- Class action attorney Adam Moskowitz says he hopes the court resolves Voyager’s “continued attempts to simply walk away from our case”
- Original complaint filed in December alleged that the firm charged hidden fees and made false promises
Attorneys have made fresh allegations in a class action lawsuit against Voyager Digital, claiming the cryptocurrency company sold unregistered securities in the form of interest-earning crypto accounts.
The complaint, filed Thursday in a Miami federal court by lawyers Adam Moskowitz and Stuart Grossman, includes a report detailing why the Voyager Earn Program — allowing users to earn rewards on bitcoin, ether, USDC and other cryptoassets — should have been registered with the SEC.
The document also refutes Voyager’s claims that the Florida court does not have jurisdiction over the company, as the defendants of the class action complaint are vying for a jury trial.
Additionally, the document spotlights related actions taken by the SEC and state officials in the months after the original complaint was filed Dec. 24 on behalf of Florida resident Mark Cassidy.
Voyager competitor BlockFi said in February it would pay $100 million in fines to the SEC and state regulators over allegations it illegally offered a high-interest yield product.
Voyager CEO Stephen Ehrlich said during an earnings call that month that there are differences between Voyager’s Loyalty Program, which offers Voyager token holders rewards, and BlockFi interest accounts.
The company said in a March 30 statement it had received cease and desist orders from the state securities divisions of Indiana, Kentucky, New Jersey and Oklahoma relating to Voyager accounts that permit customers to earn rewards on their crypto balances.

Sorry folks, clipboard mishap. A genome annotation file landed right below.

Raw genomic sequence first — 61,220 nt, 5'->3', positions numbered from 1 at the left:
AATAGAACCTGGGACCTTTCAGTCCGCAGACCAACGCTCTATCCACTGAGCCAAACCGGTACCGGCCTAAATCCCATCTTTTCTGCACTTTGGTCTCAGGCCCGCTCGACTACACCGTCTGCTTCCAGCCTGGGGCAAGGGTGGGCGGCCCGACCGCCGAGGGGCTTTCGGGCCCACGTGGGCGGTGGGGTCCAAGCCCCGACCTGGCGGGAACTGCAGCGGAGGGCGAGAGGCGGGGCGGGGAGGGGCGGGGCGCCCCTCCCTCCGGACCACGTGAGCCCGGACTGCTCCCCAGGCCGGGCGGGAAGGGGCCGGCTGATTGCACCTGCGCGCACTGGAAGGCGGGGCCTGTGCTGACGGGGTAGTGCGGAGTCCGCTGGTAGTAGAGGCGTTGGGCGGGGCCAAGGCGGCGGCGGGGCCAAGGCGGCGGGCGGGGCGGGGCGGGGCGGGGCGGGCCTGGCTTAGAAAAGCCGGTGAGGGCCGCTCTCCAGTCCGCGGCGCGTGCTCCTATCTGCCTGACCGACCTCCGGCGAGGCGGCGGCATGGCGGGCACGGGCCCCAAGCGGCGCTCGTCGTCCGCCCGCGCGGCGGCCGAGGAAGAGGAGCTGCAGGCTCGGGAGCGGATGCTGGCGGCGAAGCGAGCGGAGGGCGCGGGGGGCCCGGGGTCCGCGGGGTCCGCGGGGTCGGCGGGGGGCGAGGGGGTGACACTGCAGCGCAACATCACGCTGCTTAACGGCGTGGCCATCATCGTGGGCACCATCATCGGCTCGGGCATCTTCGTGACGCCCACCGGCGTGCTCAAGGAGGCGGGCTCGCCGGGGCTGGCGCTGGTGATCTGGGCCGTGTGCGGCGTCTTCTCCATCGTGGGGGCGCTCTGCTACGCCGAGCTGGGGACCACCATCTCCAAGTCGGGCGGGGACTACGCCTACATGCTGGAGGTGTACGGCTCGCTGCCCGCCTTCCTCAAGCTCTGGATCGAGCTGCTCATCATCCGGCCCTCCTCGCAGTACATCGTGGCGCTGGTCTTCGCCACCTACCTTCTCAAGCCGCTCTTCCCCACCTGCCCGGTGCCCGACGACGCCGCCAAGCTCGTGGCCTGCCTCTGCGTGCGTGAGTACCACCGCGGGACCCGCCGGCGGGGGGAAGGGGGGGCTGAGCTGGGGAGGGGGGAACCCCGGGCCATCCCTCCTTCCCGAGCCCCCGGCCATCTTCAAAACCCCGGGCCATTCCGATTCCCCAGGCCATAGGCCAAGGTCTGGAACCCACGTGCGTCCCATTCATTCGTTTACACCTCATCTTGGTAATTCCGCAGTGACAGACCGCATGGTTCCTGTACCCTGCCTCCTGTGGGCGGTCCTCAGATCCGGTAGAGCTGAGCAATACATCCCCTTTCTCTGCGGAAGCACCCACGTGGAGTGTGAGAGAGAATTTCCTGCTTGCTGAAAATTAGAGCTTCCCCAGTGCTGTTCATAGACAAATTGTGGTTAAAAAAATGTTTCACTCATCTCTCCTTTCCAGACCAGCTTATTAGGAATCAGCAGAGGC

“Voyager is in ongoing communications with these state regulators to better understand the terms in their respective regulatory orders and to clarify certain statements in the orders that Voyager believes are inaccurate,” the company said.
The original December complaint focused on allegations that Voyager charged hidden fees and made false promises to platform users. It claims that the firm’s bid-ask spread — the difference between the highest bid a buyer is willing to offer and the lowest bid a seller is willing to accept — “is kept intentionally wide.”
Cassidy’s lawyers said in January that litigation could result in more than $1 billion in compensation for Voyager users.
“This action is absolutely spurious and without any merit, whatsoever,” a Voyager spokesperson said in an email at the time. “We look forward to dealing with this matter through the appropriate legal channels.”
According to the amended complaint, Voyager previously claimed that the Florida court does not have jurisdiction over the company. But Voyager, listed on the Toronto Stock Exchange, sells its stock over-the-counter in the United States, including Florida, the document states. Thousands of the interest-earning crypto accounts are based in Florida, it adds.
Voyager also claimed they should not have to respond to the original complaint because Cassidy signed an “arbitration agreement,” Moskowitz told Blockworks.
The complaint notes that Janice Barrilleaux, Voyager’s chief administrative officer, called the January 2021 version of the company’s user agreement — the one Cassidy had agreed to — “grossly outdated.” David Brosgol, Voyager’s general counsel, later suggested “a significant overhaul” of the agreement, the document notes.
“We hope that after the court resolves Voyager’s continued attempts to simply walk away from our case, we can quickly seek certification for all of Voyager’s customers that all have the same rewards accounts, and finally require Voyager to comply with the state and federal rules,” Moskowitz said.
A Voyager spokesperson did not return a request for comment.
The company reported completing roughly 36 million consumer crypto transactions and reaching $5.5 billion in net new retail deposits since inception, as of March 31. Voyager’s next earnings call is slated for May 16.
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